in the UK
believe that a Turkish Airlines Boeing 737-800 pilot misinterpreted information
on a departure plate, resulting in the aircraft’s levelling off at extremely
low altitude after taking off from London Stansted.
flew for about 6nm (11km) at a height of just 500ft above the ground during the
incident on 16 October last year.
jet was operating a service to Istanbul
and had departed runway 05 with instructions to follow the standard instrument
departure pattern Dover Five Sierra.
Five Sierra involves a climb straight ahead to 850ft – equivalent to about
500ft above Stansted ground level – then a right turn
to a heading of 209°, with the aircraft maintaining a 5.5% climb gradient
before levelling off at 5,000ft.
the Turkish 737 instead levelled off within seconds of departing. London
area air traffic control contacted the crew and the pilot reported the jet’s
altitude as 900ft above sea level, below the minimum safe altitude of 1,800ft.
ordered the aircraft to climb immediately to 5,000ft and the aircraft proceeded
without further incident.
a bulletin on the event the Air Accidents Investigation Branch says the crew
had misunderstood the notes on the Stansted standard
instrument departure plate, apparently confusing the straight-ahead climb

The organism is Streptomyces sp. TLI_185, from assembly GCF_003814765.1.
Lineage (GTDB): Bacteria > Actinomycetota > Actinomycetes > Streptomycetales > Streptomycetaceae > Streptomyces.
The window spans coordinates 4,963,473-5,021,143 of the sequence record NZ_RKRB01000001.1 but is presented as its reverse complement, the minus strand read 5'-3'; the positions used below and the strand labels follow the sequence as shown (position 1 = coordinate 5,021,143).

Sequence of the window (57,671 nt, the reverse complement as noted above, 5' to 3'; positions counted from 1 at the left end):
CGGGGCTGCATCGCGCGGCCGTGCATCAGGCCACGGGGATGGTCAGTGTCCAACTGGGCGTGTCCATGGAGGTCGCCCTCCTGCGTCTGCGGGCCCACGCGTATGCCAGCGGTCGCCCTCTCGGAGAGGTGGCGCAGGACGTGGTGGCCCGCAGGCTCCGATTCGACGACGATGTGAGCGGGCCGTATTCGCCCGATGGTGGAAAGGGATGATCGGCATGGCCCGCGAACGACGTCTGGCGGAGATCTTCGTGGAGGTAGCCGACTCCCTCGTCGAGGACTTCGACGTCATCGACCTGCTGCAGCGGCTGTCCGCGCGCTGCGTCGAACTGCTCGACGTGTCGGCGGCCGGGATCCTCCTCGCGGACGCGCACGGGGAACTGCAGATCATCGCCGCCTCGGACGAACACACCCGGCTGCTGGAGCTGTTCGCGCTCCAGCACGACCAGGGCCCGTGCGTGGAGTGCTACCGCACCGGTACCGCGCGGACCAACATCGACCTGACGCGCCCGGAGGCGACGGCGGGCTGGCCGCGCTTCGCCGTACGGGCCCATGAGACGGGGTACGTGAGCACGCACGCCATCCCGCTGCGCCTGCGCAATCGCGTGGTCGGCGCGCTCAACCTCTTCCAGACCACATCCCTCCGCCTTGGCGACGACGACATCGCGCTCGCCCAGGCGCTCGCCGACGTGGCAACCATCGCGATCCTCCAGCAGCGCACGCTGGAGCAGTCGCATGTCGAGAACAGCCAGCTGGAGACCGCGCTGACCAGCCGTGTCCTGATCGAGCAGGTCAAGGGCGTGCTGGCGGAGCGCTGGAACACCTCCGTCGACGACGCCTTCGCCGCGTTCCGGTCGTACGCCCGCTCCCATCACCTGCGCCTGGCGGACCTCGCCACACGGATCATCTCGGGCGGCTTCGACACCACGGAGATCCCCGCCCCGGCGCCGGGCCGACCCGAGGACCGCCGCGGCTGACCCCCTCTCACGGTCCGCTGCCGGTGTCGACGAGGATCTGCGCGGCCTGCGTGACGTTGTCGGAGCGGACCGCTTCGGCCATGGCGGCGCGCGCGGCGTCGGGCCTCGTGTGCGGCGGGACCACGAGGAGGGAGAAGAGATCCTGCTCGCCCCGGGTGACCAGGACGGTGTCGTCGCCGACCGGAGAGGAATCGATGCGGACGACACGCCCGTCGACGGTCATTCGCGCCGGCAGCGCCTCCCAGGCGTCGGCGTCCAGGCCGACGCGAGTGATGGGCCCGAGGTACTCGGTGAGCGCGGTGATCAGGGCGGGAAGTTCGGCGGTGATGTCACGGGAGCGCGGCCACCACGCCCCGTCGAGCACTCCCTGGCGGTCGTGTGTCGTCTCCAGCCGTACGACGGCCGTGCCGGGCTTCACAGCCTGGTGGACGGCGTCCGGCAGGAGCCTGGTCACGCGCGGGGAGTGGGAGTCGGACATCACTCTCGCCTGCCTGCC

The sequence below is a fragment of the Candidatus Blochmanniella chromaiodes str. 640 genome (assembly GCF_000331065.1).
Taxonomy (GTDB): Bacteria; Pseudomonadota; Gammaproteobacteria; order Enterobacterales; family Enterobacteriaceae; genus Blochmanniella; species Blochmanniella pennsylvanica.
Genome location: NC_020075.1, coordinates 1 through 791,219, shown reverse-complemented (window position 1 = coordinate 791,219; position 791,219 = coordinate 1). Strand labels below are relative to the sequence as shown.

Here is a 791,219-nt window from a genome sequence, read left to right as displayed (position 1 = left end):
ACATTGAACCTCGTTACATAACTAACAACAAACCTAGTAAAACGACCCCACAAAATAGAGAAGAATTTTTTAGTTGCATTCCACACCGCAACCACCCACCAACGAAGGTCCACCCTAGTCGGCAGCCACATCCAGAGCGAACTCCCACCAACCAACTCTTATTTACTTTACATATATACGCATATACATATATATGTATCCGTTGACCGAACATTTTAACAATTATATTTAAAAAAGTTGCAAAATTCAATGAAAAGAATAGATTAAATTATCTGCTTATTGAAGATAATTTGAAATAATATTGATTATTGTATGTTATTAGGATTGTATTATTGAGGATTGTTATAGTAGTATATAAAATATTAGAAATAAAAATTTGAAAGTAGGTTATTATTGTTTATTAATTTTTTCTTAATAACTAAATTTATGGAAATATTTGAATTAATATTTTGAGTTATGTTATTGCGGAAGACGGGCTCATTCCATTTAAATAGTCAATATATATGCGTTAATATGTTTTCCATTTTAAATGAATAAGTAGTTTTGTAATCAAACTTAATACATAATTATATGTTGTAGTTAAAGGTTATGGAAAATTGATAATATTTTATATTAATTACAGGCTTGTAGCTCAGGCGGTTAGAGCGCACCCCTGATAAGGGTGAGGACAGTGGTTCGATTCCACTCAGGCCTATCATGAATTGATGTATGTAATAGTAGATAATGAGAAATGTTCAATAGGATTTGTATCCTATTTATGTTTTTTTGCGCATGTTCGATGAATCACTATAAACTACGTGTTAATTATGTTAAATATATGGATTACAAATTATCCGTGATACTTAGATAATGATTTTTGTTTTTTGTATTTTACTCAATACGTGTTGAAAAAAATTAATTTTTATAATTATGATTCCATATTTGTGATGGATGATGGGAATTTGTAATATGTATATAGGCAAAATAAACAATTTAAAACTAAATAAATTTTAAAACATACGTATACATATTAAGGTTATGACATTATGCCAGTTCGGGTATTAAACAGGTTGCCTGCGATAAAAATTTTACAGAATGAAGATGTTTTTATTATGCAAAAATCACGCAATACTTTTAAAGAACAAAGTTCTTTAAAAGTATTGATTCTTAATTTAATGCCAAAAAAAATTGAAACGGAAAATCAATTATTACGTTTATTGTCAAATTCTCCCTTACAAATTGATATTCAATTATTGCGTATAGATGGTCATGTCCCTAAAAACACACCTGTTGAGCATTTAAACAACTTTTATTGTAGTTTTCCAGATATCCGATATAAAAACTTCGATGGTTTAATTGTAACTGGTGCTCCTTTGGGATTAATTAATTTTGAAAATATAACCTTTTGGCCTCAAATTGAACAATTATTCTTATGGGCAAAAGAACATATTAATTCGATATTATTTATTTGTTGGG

instruction with the initial level-off altitude.
take-off the co-pilot had entered 900ft in the altitude pre-selector. Although
the captain had thought the figure unusual he did not seek clarification from
air traffic control.
the incident the commander realised that he and the co-pilot had not registered
the exact meaning of the ‘initial climb’ note on the SID plate and thought this
might have been due to a language issue,” says the AAIB.
states that the occurrence, the first of its kind on record in the UK,
was too rare to warrant a safety recommendation. But the AAIB also says the
crew was fortunate that visibility was good and the surrounding terrain was
[the aircraft] been in instrument meteorological conditions and operating from
an airport where terrain was more prevalent,” it says, “this incident could
have quickly become more serious.”